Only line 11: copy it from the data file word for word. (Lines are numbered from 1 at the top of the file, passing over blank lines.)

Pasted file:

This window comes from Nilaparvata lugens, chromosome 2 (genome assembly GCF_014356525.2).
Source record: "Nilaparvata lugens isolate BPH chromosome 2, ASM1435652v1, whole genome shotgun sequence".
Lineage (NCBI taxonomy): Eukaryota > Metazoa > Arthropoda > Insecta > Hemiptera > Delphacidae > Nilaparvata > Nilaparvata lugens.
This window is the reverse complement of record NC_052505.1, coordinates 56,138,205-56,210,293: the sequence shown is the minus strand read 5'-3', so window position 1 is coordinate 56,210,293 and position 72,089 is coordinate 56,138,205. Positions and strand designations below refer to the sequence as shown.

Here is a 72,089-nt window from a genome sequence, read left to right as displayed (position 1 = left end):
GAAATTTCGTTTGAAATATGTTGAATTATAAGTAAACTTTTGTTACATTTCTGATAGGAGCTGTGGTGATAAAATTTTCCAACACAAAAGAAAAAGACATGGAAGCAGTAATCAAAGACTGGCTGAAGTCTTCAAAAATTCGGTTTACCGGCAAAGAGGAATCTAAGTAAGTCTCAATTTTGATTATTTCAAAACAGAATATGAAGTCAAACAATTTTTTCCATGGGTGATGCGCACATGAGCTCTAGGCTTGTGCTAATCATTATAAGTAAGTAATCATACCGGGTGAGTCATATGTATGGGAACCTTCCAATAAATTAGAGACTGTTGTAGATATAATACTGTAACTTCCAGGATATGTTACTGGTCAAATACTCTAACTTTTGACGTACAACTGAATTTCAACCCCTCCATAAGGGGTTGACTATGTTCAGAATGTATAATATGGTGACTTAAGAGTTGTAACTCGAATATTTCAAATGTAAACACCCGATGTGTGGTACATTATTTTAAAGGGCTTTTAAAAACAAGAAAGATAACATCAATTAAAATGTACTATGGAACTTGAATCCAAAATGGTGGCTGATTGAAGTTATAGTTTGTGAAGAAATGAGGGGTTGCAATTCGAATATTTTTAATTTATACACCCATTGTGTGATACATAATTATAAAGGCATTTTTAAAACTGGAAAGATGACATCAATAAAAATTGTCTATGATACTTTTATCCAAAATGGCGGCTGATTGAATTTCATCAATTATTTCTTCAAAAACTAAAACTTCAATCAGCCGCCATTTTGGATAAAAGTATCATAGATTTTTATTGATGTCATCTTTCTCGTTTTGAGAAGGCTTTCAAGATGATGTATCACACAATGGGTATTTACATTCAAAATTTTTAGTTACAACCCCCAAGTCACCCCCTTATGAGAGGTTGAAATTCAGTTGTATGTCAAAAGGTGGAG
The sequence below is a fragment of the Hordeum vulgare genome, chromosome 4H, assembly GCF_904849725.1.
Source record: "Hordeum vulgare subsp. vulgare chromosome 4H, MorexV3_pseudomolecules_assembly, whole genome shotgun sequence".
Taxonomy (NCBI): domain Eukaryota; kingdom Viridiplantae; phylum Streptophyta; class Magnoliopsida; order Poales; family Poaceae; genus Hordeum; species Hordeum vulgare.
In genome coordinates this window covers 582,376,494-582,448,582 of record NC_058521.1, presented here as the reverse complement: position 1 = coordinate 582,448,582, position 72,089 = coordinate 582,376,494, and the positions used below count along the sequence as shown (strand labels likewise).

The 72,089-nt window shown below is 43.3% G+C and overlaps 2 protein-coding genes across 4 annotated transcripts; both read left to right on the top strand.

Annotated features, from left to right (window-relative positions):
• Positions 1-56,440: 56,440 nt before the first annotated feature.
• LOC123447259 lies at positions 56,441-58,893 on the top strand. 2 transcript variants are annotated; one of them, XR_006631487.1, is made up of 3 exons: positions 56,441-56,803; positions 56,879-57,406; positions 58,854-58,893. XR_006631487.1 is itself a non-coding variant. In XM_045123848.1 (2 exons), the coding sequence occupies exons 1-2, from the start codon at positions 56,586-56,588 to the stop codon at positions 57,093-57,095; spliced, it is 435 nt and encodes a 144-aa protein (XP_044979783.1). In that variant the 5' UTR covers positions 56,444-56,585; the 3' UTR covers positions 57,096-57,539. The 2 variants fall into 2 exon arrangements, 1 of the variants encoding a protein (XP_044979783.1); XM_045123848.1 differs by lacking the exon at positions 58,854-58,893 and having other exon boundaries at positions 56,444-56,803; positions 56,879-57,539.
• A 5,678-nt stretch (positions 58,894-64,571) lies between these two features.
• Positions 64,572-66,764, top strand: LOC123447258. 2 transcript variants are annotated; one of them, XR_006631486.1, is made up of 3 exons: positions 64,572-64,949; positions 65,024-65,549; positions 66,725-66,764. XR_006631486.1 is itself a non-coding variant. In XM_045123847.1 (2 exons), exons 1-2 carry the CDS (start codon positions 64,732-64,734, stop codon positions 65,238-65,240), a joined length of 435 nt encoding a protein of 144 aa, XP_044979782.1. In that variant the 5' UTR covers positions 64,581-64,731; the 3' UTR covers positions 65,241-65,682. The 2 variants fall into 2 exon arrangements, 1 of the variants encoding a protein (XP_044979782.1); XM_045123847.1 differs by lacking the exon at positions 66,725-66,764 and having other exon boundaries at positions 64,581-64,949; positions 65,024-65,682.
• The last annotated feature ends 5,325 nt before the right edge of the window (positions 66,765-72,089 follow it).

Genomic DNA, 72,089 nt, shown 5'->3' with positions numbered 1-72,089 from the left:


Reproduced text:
The 72,089-nt window shown below is 43.3% G+C and overlaps 2 protein-coding genes across 4 annotated transcripts; both read left to right on the top strand.